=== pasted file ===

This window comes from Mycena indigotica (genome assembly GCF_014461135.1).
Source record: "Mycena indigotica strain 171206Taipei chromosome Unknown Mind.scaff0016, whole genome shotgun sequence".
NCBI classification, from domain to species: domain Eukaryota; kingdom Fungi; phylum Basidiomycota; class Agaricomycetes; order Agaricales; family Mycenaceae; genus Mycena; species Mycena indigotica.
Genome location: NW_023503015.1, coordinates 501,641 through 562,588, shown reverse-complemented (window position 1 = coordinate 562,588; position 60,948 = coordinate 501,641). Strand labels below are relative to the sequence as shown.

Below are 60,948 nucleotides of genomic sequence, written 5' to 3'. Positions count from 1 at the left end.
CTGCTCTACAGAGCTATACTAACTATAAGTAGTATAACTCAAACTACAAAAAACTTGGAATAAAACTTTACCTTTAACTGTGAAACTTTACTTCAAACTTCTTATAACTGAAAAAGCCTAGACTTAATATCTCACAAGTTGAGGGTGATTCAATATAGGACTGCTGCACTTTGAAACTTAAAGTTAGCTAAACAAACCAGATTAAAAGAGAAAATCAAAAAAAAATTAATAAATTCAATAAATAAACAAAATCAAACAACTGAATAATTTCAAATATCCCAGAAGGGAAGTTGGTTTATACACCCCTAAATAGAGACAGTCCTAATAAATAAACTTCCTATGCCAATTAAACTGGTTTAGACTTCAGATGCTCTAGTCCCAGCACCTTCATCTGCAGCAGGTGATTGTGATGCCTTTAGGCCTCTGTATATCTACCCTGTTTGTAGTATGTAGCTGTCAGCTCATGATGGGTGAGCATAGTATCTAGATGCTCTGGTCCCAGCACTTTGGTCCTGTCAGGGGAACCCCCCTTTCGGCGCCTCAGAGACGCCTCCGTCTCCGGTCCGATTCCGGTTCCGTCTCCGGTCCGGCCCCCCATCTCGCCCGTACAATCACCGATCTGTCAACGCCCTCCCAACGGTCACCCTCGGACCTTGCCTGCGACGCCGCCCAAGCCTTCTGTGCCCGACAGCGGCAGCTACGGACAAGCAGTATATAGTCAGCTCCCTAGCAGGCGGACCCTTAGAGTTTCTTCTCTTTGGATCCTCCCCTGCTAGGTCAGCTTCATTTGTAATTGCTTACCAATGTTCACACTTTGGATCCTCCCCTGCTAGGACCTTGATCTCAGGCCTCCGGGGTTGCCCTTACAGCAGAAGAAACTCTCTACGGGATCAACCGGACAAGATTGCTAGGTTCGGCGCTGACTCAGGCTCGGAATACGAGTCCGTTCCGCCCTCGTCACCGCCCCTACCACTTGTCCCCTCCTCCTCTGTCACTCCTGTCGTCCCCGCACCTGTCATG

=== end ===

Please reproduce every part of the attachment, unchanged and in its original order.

This window comes from Mycena indigotica (genome assembly GCF_014461135.1).
Source record: "Mycena indigotica strain 171206Taipei chromosome Unknown Mind.scaff0016, whole genome shotgun sequence".
NCBI classification, from domain to species: domain Eukaryota; kingdom Fungi; phylum Basidiomycota; class Agaricomycetes; order Agaricales; family Mycenaceae; genus Mycena; species Mycena indigotica.
Genome location: NW_023503015.1, coordinates 501,641 through 562,588, shown reverse-complemented (window position 1 = coordinate 562,588; position 60,948 = coordinate 501,641). Strand labels below are relative to the sequence as shown.

Below are 60,948 nucleotides of genomic sequence, written 5' to 3'. Positions count from 1 at the left end.
CTGCTCTACAGAGCTATACTAACTATAAGTAGTATAACTCAAACTACAAAAAACTTGGAATAAAACTTTACCTTTAACTGTGAAACTTTACTTCAAACTTCTTATAACTGAAAAAGCCTAGACTTAATATCTCACAAGTTGAGGGTGATTCAATATAGGACTGCTGCACTTTGAAACTTAAAGTTAGCTAAACAAACCAGATTAAAAGAGAAAATCAAAAAAAAATTAATAAATTCAATAAATAAACAAAATCAAACAACTGAATAATTTCAAATATCCCAGAAGGGAAGTTGGTTTATACACCCCTAAATAGAGACAGTCCTAATAAATAAACTTCCTATGCCAATTAAACTGGTTTAGACTTCAGATGCTCTAGTCCCAGCACCTTCATCTGCAGCAGGTGATTGTGATGCCTTTAGGCCTCTGTATATCTACCCTGTTTGTAGTATGTAGCTGTCAGCTCATGATGGGTGAGCATAGTATCTAGATGCTCTGGTCCCAGCACTTTGGTCCTGTCAGGGGAACCCCCCTTTCGGCGCCTCAGAGACGCCTCCGTCTCCGGTCCGATTCCGGTTCCGTCTCCGGTCCGGCCCCCCATCTCGCCCGTACAATCACCGATCTGTCAACGCCCTCCCAACGGTCACCCTCGGACCTTGCCTGCGACGCCGCCCAAGCCTTCTGTGCCCGACAGCGGCAGCTACGGACAAGCAGTATATAGTCAGCTCCCTAGCAGGCGGACCCTTAGAGTTTCTTCTCTTTGGATCCTCCCCTGCTAGGTCAGCTTCATTTGTAATTGCTTACCAATGTTCACACTTTGGATCCTCCCCTGCTAGGACCTTGATCTCAGGCCTCCGGGGTTGCCCTTACAGCAGAAGAAACTCTCTACGGGATCAACCGGACAAGATTGCTAGGTTCGGCGCTGACTCAGGCTCGGAATACGAGTCCGTTCCGCCCTCGTCACCGCCCCTACCACTTGTCCCCTCCTCCTCTGTCACTCCTGTCGTCCCCGCACCTGTCATG